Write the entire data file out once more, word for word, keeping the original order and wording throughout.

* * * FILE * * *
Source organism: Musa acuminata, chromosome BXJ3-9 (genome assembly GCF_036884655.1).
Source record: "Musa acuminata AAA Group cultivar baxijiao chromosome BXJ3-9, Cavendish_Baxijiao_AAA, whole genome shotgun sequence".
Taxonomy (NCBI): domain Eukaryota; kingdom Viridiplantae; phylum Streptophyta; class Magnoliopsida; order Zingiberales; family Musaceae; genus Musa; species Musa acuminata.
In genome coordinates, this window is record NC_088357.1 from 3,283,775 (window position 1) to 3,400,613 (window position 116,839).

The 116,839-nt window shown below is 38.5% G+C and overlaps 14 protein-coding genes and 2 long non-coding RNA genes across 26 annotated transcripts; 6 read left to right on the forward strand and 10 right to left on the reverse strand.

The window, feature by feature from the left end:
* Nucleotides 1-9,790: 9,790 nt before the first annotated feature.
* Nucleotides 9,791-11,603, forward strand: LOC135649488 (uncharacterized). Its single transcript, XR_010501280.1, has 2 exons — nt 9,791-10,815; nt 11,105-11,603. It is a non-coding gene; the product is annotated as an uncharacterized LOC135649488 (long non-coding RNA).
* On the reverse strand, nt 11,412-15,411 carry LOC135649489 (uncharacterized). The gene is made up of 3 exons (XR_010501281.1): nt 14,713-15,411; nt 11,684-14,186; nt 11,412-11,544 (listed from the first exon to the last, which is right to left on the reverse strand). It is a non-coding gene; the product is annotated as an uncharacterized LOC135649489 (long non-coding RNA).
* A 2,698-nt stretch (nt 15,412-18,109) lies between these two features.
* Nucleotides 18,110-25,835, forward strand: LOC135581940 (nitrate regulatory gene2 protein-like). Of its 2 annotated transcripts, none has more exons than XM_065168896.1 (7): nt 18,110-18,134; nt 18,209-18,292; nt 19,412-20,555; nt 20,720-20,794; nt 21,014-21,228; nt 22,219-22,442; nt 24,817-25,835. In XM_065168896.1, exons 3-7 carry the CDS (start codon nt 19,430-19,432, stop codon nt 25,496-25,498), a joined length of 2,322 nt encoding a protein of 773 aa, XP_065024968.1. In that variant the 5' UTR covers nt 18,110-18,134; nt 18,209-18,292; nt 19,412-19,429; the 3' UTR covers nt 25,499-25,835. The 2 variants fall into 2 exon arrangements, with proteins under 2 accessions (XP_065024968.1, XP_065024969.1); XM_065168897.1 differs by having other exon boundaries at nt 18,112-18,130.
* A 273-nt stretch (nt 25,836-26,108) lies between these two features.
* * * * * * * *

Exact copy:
Source organism: Musa acuminata, chromosome BXJ3-9 (genome assembly GCF_036884655.1).
Source record: "Musa acuminata AAA Group cultivar baxijiao chromosome BXJ3-9, Cavendish_Baxijiao_AAA, whole genome shotgun sequence".
Taxonomy (NCBI): domain Eukaryota; kingdom Viridiplantae; phylum Streptophyta; class Magnoliopsida; order Zingiberales; family Musaceae; genus Musa; species Musa acuminata.
In genome coordinates, this window is record NC_088357.1 from 3,283,775 (window position 1) to 3,400,613 (window position 116,839).

The 116,839-nt window shown below is 38.5% G+C and overlaps 14 protein-coding genes and 2 long non-coding RNA genes across 26 annotated transcripts; 6 read left to right on the forward strand and 10 right to left on the reverse strand.

The window, feature by feature from the left end:
* Nucleotides 1-9,790: 9,790 nt before the first annotated feature.
* Nucleotides 9,791-11,603, forward strand: LOC135649488 (uncharacterized). Its single transcript, XR_010501280.1, has 2 exons — nt 9,791-10,815; nt 11,105-11,603. It is a non-coding gene; the product is annotated as an uncharacterized LOC135649488 (long non-coding RNA).
* On the reverse strand, nt 11,412-15,411 carry LOC135649489 (uncharacterized). The gene is made up of 3 exons (XR_010501281.1): nt 14,713-15,411; nt 11,684-14,186; nt 11,412-11,544 (listed from the first exon to the last, which is right to left on the reverse strand). It is a non-coding gene; the product is annotated as an uncharacterized LOC135649489 (long non-coding RNA).
* A 2,698-nt stretch (nt 15,412-18,109) lies between these two features.
* Nucleotides 18,110-25,835, forward strand: LOC135581940 (nitrate regulatory gene2 protein-like). Of its 2 annotated transcripts, none has more exons than XM_065168896.1 (7): nt 18,110-18,134; nt 18,209-18,292; nt 19,412-20,555; nt 20,720-20,794; nt 21,014-21,228; nt 22,219-22,442; nt 24,817-25,835. In XM_065168896.1, exons 3-7 carry the CDS (start codon nt 19,430-19,432, stop codon nt 25,496-25,498), a joined length of 2,322 nt encoding a protein of 773 aa, XP_065024968.1. In that variant the 5' UTR covers nt 18,110-18,134; nt 18,209-18,292; nt 19,412-19,429; the 3' UTR covers nt 25,499-25,835. The 2 variants fall into 2 exon arrangements, with proteins under 2 accessions (XP_065024968.1, XP_065024969.1); XM_065168897.1 differs by having other exon boundaries at nt 18,112-18,130.
* A 273-nt stretch (nt 25,836-26,108) lies between these two features.